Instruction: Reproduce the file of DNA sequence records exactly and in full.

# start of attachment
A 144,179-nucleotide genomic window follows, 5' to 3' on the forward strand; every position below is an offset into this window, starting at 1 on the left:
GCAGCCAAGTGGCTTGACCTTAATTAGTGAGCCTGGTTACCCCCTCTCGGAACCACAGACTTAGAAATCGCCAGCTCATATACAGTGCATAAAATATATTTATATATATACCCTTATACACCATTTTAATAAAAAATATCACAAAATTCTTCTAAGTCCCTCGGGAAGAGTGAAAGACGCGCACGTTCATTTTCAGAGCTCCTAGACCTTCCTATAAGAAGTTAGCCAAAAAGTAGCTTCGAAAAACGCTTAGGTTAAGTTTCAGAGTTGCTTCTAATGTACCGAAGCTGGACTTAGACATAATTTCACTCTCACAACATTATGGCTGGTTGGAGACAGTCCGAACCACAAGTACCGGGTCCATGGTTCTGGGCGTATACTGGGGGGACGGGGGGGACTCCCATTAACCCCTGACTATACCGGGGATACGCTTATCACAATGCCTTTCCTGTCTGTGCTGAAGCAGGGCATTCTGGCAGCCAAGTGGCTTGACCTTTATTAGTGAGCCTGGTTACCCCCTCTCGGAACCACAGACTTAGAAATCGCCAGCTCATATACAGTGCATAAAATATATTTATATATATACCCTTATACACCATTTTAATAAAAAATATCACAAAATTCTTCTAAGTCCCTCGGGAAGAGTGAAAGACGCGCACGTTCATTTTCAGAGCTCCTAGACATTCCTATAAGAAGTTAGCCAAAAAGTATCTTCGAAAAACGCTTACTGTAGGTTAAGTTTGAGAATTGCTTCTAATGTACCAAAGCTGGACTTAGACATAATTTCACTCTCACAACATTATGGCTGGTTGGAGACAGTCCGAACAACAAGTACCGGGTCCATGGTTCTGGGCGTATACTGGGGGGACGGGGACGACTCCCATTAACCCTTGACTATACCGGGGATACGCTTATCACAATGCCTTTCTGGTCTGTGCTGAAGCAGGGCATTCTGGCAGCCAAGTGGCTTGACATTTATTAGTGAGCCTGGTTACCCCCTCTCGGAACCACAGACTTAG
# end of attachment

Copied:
A 144,179-nucleotide genomic window follows, 5' to 3' on the forward strand; every position below is an offset into this window, starting at 1 on the left:
GCAGCCAAGTGGCTTGACCTTAATTAGTGAGCCTGGTTACCCCCTCTCGGAACCACAGACTTAGAAATCGCCAGCTCATATACAGTGCATAAAATATATTTATATATATACCCTTATACACCATTTTAATAAAAAATATCACAAAATTCTTCTAAGTCCCTCGGGAAGAGTGAAAGACGCGCACGTTCATTTTCAGAGCTCCTAGACCTTCCTATAAGAAGTTAGCCAAAAAGTAGCTTCGAAAAACGCTTAGGTTAAGTTTCAGAGTTGCTTCTAATGTACCGAAGCTGGACTTAGACATAATTTCACTCTCACAACATTATGGCTGGTTGGAGACAGTCCGAACCACAAGTACCGGGTCCATGGTTCTGGGCGTATACTGGGGGGACGGGGGGGACTCCCATTAACCCCTGACTATACCGGGGATACGCTTATCACAATGCCTTTCCTGTCTGTGCTGAAGCAGGGCATTCTGGCAGCCAAGTGGCTTGACCTTTATTAGTGAGCCTGGTTACCCCCTCTCGGAACCACAGACTTAGAAATCGCCAGCTCATATACAGTGCATAAAATATATTTATATATATACCCTTATACACCATTTTAATAAAAAATATCACAAAATTCTTCTAAGTCCCTCGGGAAGAGTGAAAGACGCGCACGTTCATTTTCAGAGCTCCTAGACATTCCTATAAGAAGTTAGCCAAAAAGTATCTTCGAAAAACGCTTACTGTAGGTTAAGTTTGAGAATTGCTTCTAATGTACCAAAGCTGGACTTAGACATAATTTCACTCTCACAACATTATGGCTGGTTGGAGACAGTCCGAACAACAAGTACCGGGTCCATGGTTCTGGGCGTATACTGGGGGGACGGGGACGACTCCCATTAACCCTTGACTATACCGGGGATACGCTTATCACAATGCCTTTCTGGTCTGTGCTGAAGCAGGGCATTCTGGCAGCCAAGTGGCTTGACATTTATTAGTGAGCCTGGTTACCCCCTCTCGGAACCACAGACTTAG